How Gambia’s Yahya Jammeh ordered the execution of 44 Ghanaians

Former Gambian President, Yahya Jammeh

Two Gambian soldiers working for a hit squad controlled by former Gambian President, Yahya Jammeh, have admitted to killing 44 Ghanaians on the orders of the former President.

Information available to The Ghana Report reveals how the former leader of Gambia ordered the murder of some 56 West African migrants, 44 of them, Ghanaians.

Lieutenant Malick Jatta and Corporal Omar A. Jallow revealed to Gambia’s Truth, Reconciliation and Reparations Commission (TRRC) that the migrants were executed by the “Junglers” squad across the Gambian border in Senegalese territory.

“We were told they were mercenaries,” Jatta said. Jatta said that he shot and killed one of the migrants. “I heard people shouting in the forest saying ‘save us, Jesus.’”

Jallow told the TRRC that Lt Col Solo Bojang, the leader of the operation, told the men that “the order from Yahya Jammeh is that they are all to be executed.”

The confessions by Jatta and Jallow corroborate findings in a May 2018 report by Human Rights Watch and TRIAL that the migrants were murdered by the “Junglers.” Jammeh has always denied involvement in the killings.

“The testimony of Jammeh’s henchmen confirm that the migrants were murdered by paramilitary death squad taking orders from President Jammeh,” said Reed Brody, counsel at Human Rights Watch. “It is now time to get to the bottom of Jammeh’s responsibility.”

Jammeh is currently in Equatorial Guinea, where he sought exile after losing the 2016 presidential election to Adama Barrow. Jammeh’s rule was marked by widespread abuses, including forced disappearances, extrajudicial killings, sexual violence, torture and arbitrary detention.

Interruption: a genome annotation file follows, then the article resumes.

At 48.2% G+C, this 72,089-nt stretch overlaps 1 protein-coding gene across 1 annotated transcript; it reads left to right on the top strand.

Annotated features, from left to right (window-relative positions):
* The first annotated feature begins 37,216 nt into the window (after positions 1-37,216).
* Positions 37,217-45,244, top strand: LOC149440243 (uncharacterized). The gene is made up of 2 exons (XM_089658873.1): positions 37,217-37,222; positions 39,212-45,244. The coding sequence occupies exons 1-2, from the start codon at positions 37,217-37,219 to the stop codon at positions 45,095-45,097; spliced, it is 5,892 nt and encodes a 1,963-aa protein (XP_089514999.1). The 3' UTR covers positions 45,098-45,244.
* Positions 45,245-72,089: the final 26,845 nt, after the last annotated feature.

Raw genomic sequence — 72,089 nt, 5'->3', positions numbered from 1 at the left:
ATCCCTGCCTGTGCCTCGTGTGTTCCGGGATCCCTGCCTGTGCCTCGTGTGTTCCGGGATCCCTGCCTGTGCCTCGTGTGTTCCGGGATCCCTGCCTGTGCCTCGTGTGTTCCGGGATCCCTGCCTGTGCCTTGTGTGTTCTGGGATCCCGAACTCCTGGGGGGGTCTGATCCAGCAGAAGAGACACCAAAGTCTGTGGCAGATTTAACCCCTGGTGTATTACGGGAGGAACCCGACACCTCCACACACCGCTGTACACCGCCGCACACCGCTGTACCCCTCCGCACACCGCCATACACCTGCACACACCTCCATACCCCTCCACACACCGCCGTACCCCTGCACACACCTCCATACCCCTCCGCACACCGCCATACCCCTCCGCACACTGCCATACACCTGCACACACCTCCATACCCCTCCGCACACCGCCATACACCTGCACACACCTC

Jatta said after killing one migrant, he saw another of the migrants running to hide at a distance of about 20 meters from him. “I can say I saved this person. If I wanted to kill him, at 20 meters sir, I will not miss my target,” Jatta told TRRC Chief Counsel Essa Faal.

It is possible that Jatta was referring to the one survivor of the incident, Martin Kyere. Kyere had dodged gunmen’s bullets after jumping from a truck that was carrying the detained migrants before the Junglers killed them.

Following publication of the Human Rights Watch and TRIAL report, the government of Ghana said it was weighing re-opening its investigation into the July 2005 massacre. One year later, however, the government has taken no action. A coalition of Ghana groups, led by the former Head of the Ghana Commission on Human Rights and Administrative, CHRAJ, Justice Emile Short, has called on the government to “expedite actions, steps; legal, political, diplomatic to make sure justice is served.” The Ghana coalition for justice includes the Africa Center for International Law and Accountability, Amnesty International, CDD-Ghana, POS Foundation, Media Foundation for West Africa, Commonwealth Human Rights Initiative and the Human Rights Advocacy CenterThe survivor, Martin Kyere, reacted to today’s news by calling on the Ghana government to move forward with the investigation. “We want our government to say, yes, it is time to find justice for the 44 people who were killed,” said Kyere.

In addition to Ghanaians, the massacre victims included citizens from Nigeria, Senegal, Togo, and Côte d’Ivoire.

On Monday, Jatta had confessed to involvement in 3 executions, including the killing of journalist Deyda Hydara in 2004.

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